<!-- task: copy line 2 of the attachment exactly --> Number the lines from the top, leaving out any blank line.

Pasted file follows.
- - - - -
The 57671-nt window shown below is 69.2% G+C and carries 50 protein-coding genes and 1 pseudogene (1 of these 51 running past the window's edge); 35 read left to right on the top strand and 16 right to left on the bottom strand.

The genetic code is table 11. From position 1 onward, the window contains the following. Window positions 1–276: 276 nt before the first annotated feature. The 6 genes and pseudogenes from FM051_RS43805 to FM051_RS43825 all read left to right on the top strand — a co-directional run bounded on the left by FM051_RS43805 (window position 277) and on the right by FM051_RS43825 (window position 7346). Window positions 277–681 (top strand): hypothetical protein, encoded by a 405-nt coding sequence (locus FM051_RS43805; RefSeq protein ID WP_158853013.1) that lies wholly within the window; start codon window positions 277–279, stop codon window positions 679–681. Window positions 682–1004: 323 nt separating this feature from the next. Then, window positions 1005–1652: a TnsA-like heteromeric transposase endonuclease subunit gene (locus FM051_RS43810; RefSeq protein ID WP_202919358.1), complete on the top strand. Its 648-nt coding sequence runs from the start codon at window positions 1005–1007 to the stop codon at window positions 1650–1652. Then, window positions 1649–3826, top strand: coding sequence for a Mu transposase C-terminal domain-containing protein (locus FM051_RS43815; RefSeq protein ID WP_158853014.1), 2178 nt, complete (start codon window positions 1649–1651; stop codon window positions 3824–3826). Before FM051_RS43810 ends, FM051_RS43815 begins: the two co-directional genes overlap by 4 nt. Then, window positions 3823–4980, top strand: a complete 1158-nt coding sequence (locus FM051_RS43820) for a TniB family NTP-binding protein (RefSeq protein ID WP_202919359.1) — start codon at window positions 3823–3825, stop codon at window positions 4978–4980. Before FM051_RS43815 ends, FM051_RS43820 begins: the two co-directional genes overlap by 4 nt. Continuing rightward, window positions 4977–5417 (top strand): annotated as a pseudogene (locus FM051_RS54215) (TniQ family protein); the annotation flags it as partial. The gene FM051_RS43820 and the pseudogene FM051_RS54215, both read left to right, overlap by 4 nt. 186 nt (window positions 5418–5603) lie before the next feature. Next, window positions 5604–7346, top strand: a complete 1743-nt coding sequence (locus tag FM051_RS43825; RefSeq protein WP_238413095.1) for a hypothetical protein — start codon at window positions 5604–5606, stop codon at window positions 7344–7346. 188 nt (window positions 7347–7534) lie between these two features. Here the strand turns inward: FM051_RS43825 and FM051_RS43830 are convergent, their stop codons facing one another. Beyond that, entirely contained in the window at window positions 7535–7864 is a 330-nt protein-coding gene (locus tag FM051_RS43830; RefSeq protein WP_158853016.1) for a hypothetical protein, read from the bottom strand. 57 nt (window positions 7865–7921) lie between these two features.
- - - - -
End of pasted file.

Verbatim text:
The genetic code is table 11. From position 1 onward, the window contains the following. Window positions 1–276: 276 nt before the first annotated feature. The 6 genes and pseudogenes from FM051_RS43805 to FM051_RS43825 all read left to right on the top strand — a co-directional run bounded on the left by FM051_RS43805 (window position 277) and on the right by FM051_RS43825 (window position 7346). Window positions 277–681 (top strand): hypothetical protein, encoded by a 405-nt coding sequence (locus FM051_RS43805; RefSeq protein ID WP_158853013.1) that lies wholly within the window; start codon window positions 277–279, stop codon window positions 679–681. Window positions 682–1004: 323 nt separating this feature from the next. Then, window positions 1005–1652: a TnsA-like heteromeric transposase endonuclease subunit gene (locus FM051_RS43810; RefSeq protein ID WP_202919358.1), complete on the top strand. Its 648-nt coding sequence runs from the start codon at window positions 1005–1007 to the stop codon at window positions 1650–1652. Then, window positions 1649–3826, top strand: coding sequence for a Mu transposase C-terminal domain-containing protein (locus FM051_RS43815; RefSeq protein ID WP_158853014.1), 2178 nt, complete (start codon window positions 1649–1651; stop codon window positions 3824–3826). Before FM051_RS43810 ends, FM051_RS43815 begins: the two co-directional genes overlap by 4 nt. Then, window positions 3823–4980, top strand: a complete 1158-nt coding sequence (locus FM051_RS43820) for a TniB family NTP-binding protein (RefSeq protein ID WP_202919359.1) — start codon at window positions 3823–3825, stop codon at window positions 4978–4980. Before FM051_RS43815 ends, FM051_RS43820 begins: the two co-directional genes overlap by 4 nt. Continuing rightward, window positions 4977–5417 (top strand): annotated as a pseudogene (locus FM051_RS54215) (TniQ family protein); the annotation flags it as partial. The gene FM051_RS43820 and the pseudogene FM051_RS54215, both read left to right, overlap by 4 nt. 186 nt (window positions 5418–5603) lie before the next feature. Next, window positions 5604–7346, top strand: a complete 1743-nt coding sequence (locus tag FM051_RS43825; RefSeq protein WP_238413095.1) for a hypothetical protein — start codon at window positions 5604–5606, stop codon at window positions 7344–7346. 188 nt (window positions 7347–7534) lie between these two features. Here the strand turns inward: FM051_RS43825 and FM051_RS43830 are convergent, their stop codons facing one another. Beyond that, entirely contained in the window at window positions 7535–7864 is a 330-nt protein-coding gene (locus tag FM051_RS43830; RefSeq protein WP_158853016.1) for a hypothetical protein, read from the bottom strand. 57 nt (window positions 7865–7921) lie between these two features.